• Consider the two modulation schemes depicted in the
figures below:
BPSK
One bit per symbol
Bit rate = Symbol rate
8PSK
3 bits per symbol
Symbol rate = 1/3 Bit rate
• An example of how symbol rate influences spectrum requirements can be seen in
eight-state Phase Shift Keying (8PSK) as shown on the right. It is a variation of
PSK. There are eight possible states that the signal can transition to at any time.
• The phase of the signal can take any of eight values at any symbol time. Since 2 3 =
8, there are three bits per symbol. This means the symbol rate is one third of the
bit rate.
Communication Systems 143.332 - Digital Modulation
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Digital Modulation Basics • The bit rate defines the rate at which information is passed.
Digital Modulation Basics
• The bit rate defines the rate at which information is
passed.
• The baud (or signalling) rate defines the number of
symbols per second.
• Each symbol represents n bits, and has M signal
states, where M = 2 n .
– This is called M-ary signalling.
• The maximum rate of information transfer through a
baseband channel is given by:
– Capacity f b = 2 W log 2 M bits per second
• where W = bandwidth of modulating baseband signal
Communication Systems 143.332 - Digital Modulation
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The Symbol Clock • The symbol clock represents the frequency and exact timing of the
The Symbol Clock
• The symbol clock represents the frequency and exact
timing of the transmission of the individual symbols.
• At the symbol clock transitions, the transmitted carrier
is at the correct I/Q (or magnitude/phase) value to
represent a specific symbol (a specific point in the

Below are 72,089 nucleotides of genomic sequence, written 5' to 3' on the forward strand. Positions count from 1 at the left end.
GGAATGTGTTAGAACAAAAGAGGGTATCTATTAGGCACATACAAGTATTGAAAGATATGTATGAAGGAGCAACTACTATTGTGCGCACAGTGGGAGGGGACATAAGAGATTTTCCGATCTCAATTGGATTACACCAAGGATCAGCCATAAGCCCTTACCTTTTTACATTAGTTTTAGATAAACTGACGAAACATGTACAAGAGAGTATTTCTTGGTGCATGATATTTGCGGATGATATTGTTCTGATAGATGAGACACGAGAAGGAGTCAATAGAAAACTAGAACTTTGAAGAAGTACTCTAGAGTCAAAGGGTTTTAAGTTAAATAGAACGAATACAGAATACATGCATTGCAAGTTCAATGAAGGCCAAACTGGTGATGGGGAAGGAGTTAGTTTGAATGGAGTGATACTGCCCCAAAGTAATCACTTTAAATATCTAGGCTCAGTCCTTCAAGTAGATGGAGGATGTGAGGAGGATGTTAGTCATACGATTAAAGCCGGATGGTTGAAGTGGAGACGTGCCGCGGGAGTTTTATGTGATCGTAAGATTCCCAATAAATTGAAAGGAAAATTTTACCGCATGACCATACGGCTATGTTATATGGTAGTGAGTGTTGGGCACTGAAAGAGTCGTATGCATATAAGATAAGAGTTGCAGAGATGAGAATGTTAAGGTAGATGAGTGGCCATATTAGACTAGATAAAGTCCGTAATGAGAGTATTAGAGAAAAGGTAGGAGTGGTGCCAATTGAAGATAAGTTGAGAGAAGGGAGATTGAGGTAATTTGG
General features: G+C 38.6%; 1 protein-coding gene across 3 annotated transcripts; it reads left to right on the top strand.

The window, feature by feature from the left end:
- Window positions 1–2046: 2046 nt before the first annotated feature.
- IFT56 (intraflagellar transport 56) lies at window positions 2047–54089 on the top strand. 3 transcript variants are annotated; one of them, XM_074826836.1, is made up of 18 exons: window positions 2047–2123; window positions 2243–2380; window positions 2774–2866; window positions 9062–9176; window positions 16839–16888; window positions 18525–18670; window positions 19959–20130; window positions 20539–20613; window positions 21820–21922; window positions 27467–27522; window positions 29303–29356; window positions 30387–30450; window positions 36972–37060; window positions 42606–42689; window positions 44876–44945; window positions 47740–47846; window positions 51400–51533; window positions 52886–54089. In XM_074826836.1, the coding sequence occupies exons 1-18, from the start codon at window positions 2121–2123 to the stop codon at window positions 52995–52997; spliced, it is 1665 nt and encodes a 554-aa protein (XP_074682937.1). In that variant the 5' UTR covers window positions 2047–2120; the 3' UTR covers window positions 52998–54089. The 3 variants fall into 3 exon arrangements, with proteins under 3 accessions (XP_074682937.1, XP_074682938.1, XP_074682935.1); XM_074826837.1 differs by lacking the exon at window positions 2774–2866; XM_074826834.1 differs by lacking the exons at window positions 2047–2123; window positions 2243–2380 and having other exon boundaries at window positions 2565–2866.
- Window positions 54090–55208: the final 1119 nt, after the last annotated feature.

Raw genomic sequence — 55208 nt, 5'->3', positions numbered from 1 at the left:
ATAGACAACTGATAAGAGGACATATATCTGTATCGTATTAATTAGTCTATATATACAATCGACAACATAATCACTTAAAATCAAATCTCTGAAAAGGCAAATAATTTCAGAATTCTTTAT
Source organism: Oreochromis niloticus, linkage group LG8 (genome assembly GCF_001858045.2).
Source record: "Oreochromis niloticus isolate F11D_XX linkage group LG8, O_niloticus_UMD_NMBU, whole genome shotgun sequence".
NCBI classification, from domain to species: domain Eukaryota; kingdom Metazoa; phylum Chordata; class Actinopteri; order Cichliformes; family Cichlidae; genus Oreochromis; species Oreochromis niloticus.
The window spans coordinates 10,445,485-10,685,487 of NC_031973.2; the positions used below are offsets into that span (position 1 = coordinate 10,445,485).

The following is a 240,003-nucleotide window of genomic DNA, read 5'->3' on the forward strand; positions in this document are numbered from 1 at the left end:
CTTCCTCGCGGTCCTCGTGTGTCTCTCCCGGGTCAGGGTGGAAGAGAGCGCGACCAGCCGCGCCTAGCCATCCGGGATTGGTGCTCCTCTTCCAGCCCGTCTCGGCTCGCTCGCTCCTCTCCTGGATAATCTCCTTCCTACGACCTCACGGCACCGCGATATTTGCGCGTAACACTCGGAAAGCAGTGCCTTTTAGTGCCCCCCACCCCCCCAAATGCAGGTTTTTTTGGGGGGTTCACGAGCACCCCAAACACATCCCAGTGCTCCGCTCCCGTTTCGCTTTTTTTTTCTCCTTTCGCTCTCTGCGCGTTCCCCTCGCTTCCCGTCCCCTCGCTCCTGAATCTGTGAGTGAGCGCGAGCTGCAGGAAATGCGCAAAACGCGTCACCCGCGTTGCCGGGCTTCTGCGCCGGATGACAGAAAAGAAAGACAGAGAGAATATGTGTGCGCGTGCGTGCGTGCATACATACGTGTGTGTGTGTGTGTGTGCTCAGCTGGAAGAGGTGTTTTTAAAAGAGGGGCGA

constellation).
Communication Systems 143.332 - Digital Modulation
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Additional Binary Bandpass Signalling Examples • The diagram to the right shows a number of
Additional Binary Bandpass
Signalling Examples
• The diagram to the right shows a
number of additional Binary
Bandpass signalling examples that
will be considered further in the
coming lectures.
• Unipolar and bipolar modulation are
shown for reference.
• OOK
– On-off keying or Amplitude Shift
Keying (ASK)
• PSK and BPSK
– Binary Phase Shift Keying
• DSB-SC
– Double Side Band – Suppressed
carrier
Communication Systems 143.332 - Digital Modulation
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Binary Keying • Binary Keying definition: – The bits in a message stream switch the
Binary Keying
• Binary Keying definition:
– The bits in a message stream switch the modulation
parameters (amplitude, frequency and phase) from one state
to another. This process is called binary keying.
– Binary keying is a process that makes the values of amplitude,
phase or frequency of the carrier signal change in sympathy
with the values of the bits in the binary signal stream.
• Basic actions can be classified as:
– ASK – Amplitude Shift Keying
– PSK – Phase Shift Keying
– FSK – Frequency Shift Keying
Communication Systems 143.332 - Digital Modulation
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Binary Amplitude Shift Keying • As shown in the diagram in the following slides, the
Binary Amplitude Shift Keying
• As shown in the diagram in the following slides, the transmitted
signal for BASK is a sinusoid whose amplitude is changed by on-
off keying (OOK) so that a 1 is represented by the presence of a
signal and a 0 is represented by the absence of a signal.
• The modulated pulse can be described mathematically when signal
‘1’ is present as:
⎧ A
cos 2
π
ft
, when 0
<
t
T
c
b
p t
( )
= ⎨
1
0 otherwise
• where T b is the bit duration (in sec). When signal ‘0’ is present we
have
p
( )
t =
0
0
Communication Systems 143.332 - Digital Modulation